My hat off to you.
    I have six honest, serving men. They taught me all I knew.
    Their names are What and Why and When. And How and Where and Who! (Rudyard Kipling)

  6. #6
    Join Date
    Feb 2006
    Surrey, UK
    Blog Entries


    I love it. This is exactly the sort of thing I had at the back of my mind when you raised the question about software a couple of months back - but far better than I could have imagined - at least in terms of the 3D effects and movement.

    Trying to create a visualisation that is closely associated with the music fascinates me (on a cerebral level - I don't have any plans to actually DO anthing myself). This is the music as written and played as opposed to all sorts of software that exists that provides visualisations of the sounds.

    I have an expectation that music which sounds beautiful will also look beautiful.

    You have achieved a great deal here - a great starting point. You've overcome one difficulty - that of showing different instruments playing at the same time by the use of colour and different layers in a 3D landscape.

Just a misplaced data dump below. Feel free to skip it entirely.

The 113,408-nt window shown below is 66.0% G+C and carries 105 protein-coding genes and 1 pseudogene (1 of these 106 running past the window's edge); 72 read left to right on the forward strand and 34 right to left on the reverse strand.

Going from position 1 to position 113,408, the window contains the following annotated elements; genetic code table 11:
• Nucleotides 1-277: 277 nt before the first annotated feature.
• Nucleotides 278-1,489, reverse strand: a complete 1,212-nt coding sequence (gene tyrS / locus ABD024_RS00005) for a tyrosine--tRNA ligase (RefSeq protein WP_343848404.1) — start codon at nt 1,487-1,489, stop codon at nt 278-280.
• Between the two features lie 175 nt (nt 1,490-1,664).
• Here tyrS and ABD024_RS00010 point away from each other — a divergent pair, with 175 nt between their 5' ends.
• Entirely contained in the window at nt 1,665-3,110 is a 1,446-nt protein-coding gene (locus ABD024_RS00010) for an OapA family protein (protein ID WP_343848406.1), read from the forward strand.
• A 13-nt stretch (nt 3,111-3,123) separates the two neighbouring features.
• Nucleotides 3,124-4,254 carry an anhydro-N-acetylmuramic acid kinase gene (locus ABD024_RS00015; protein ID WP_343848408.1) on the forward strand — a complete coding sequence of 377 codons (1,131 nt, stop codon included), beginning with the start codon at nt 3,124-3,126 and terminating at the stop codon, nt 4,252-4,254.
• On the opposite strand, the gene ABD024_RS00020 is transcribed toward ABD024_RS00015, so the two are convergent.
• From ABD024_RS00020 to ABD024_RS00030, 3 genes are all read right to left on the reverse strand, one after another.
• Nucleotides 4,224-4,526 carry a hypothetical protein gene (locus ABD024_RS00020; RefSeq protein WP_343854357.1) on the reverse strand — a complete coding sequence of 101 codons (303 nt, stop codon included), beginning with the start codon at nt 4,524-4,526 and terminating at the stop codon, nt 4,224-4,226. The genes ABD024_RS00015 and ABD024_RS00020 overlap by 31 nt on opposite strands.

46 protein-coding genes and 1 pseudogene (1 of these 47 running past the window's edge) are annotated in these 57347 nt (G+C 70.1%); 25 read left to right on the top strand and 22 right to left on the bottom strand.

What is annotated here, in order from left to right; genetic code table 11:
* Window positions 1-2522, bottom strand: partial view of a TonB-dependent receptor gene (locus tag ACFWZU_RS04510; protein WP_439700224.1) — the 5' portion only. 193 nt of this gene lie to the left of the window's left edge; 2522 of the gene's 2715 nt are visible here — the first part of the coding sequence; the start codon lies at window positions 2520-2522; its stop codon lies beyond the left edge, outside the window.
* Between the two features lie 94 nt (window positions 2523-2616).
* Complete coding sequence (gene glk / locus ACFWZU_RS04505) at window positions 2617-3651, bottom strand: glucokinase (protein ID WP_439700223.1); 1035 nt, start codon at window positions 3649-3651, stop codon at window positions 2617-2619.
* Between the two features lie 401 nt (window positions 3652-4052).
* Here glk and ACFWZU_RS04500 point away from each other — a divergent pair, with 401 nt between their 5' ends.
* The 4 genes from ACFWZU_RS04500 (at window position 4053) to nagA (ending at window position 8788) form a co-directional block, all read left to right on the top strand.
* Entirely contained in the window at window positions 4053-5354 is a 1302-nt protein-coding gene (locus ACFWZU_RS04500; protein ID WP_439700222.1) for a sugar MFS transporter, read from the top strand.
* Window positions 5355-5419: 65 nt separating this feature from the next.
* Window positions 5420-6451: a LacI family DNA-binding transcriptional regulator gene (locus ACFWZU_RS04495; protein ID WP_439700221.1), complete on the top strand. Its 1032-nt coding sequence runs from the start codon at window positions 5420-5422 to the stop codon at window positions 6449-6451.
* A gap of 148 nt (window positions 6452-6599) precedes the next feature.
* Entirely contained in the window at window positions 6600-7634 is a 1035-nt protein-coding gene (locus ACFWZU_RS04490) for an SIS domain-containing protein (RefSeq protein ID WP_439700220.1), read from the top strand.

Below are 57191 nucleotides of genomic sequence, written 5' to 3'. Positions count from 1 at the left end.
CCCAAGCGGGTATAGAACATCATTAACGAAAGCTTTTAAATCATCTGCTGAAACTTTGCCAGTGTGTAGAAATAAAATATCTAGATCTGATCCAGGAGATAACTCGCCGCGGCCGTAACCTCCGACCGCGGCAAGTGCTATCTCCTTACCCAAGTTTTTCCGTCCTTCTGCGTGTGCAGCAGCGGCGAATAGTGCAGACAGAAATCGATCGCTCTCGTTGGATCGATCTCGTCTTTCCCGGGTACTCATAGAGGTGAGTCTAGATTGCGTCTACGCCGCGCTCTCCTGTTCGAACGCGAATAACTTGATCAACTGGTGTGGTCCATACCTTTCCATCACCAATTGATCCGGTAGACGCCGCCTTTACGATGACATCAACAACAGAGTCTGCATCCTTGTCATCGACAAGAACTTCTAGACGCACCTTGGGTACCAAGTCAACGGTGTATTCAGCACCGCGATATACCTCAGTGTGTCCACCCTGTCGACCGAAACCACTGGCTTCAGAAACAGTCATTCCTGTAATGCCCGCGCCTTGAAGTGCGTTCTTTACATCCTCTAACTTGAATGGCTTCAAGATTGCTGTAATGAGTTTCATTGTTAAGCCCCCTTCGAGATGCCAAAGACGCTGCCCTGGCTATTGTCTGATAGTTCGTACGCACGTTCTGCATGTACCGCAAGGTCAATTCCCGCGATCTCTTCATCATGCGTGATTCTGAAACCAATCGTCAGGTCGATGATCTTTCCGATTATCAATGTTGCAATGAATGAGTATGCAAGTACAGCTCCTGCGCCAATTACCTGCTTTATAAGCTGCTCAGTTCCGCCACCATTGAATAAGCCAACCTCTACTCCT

You asked for ideas:
    I may be wrong but it seems to me that the graphics are based on pitch, note on and note off. Instrument (MIDI channel) = colour. Pitch = position. Note on start of coloured bar. Note off = end of bar. Correct so far?

    Now is it possible to how about introducing some sort of expression. As I see it we have a number of things to play with: volume of each note (=MIDI attack) and exactly where in relation to the beat the note is played are two obious ones. Effects asigned to aftertouch or modulation effects may not be so relevant for a piece like this.

    I see two options available - the shade of the colour and the width of the bar. I would suggest a wider bar for a harder struck note.
    This leaves us with the changing the shade to show whether the note is struck exactly on the beat, or slightly ahead or behind the beat - I think this is important because this is what distuinguishes music played by a human from music by computer (and ideed one performer from another)

    Food for thought? Or the ramblings of someone who should really go to bed?

  7. #7


    I have been very grateful for all the comments and suggestions.